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Luxembourg’s richest gain most from housing aid
housing

Luxembourg’s richest gain most from housing aid

by Kate OGLESBY 2 min. 02.02.2022 From our online archive
Nearly three quarters of those renting rooms or homes are in Luxembourg’s lowest income bracket, LISER said
A housing development in Kirchberg, Luxembourg's financial district
A housing development in Kirchberg, Luxembourg's financial district
Photo credit: Gerry Huberty

Luxembourg’s wealthiest residents benefit more from housing aid than those on lower salaries, a report by the country’s main real estate research institute published on Tuesday showed.

Subsidies, tax relief and financial grants are available to those buying and renting homes in the country in a bid to help counteract steep real estate prices, but these measures are more advantageous to the well-off, the report said.

“The benefit of all of these measures together is higher for the richest households,” the report from the Luxembourg Institute for Socio-Economic (LISER) said.

Nearly three quarters of those renting rooms or homes are in Luxembourg’s lowest income bracket, the report said. Yet only 2% of real estate in the country is social housing – for those who cannot afford rents - or affordable housing – designed for those on lower incomes.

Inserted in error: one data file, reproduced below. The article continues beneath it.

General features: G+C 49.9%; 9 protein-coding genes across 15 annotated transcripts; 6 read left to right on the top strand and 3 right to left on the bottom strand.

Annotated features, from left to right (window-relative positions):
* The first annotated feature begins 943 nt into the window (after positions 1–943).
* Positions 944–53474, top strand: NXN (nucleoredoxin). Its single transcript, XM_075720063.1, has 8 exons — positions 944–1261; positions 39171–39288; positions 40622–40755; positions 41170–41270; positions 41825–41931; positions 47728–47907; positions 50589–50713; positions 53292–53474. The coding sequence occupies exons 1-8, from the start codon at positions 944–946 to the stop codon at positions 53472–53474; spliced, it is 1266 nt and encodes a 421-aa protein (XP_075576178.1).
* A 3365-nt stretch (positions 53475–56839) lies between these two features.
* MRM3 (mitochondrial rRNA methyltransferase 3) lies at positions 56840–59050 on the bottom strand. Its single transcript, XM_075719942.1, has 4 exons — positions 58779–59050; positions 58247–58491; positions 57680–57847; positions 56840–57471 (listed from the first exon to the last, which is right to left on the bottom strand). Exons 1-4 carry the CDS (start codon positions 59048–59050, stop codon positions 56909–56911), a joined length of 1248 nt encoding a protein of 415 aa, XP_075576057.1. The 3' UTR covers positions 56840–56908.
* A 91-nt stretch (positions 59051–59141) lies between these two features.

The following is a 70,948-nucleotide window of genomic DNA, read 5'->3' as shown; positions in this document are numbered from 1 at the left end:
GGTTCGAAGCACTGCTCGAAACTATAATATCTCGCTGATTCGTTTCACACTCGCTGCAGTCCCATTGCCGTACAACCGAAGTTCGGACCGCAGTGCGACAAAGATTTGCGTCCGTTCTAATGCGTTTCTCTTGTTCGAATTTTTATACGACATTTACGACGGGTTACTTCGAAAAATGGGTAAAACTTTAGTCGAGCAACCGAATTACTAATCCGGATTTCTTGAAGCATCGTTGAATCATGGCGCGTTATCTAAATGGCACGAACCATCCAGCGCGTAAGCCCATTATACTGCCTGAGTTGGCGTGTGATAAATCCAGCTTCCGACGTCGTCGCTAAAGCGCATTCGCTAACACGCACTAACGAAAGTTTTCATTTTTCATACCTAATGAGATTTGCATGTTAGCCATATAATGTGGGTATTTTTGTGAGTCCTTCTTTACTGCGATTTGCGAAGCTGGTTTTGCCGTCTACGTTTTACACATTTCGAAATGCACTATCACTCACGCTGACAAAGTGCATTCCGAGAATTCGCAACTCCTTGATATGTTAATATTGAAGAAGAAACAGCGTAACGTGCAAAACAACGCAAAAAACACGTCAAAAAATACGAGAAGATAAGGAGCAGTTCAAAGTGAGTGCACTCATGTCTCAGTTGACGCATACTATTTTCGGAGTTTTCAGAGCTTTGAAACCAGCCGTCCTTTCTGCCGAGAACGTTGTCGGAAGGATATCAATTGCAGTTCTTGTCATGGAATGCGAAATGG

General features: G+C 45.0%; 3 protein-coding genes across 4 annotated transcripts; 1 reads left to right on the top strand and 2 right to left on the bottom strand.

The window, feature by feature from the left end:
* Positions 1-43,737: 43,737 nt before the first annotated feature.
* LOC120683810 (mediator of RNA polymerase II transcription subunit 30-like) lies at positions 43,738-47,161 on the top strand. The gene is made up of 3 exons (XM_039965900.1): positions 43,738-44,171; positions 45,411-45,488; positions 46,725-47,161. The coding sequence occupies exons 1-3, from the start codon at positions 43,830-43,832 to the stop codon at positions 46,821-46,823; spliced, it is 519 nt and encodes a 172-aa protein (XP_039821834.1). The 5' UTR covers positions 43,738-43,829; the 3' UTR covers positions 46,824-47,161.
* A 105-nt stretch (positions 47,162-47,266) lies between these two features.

Not many people are actually eligible for rent subsidies and only around 33,000 households in Luxembourg can benefit from rental aid, at an average of €143 per month, the study said.

The cost of housing is a concern for the vast majority of Luxembourgers, with 82% of voters saying that they were "greatly worried" about access to affordable housing, a poll released in November found.

For those on smaller salaries hoping to get on the property ladder it is difficult to secure financial grants. Only 40% of those in the lowest income bracket can access them, and only 22% of the second lowest income bracket.

Homeowners - generally on higher salaries - benefit from a tax deduction on their mortgage interest rates. 

Luxembourg has some of the highest real-estate prices in Europe and house prices rose by more than 17% at the end of 2020 compared with the same period the previous year. 

The value of land designated for construction rose by 83% between 2010 and 2019, while house prices rose by 65% for existing units and by 62% for homes under construction over the same period.

Steep housing prices have pushed thousands to move to neighbouring Germany, France and Belgium for cheaper properties.  


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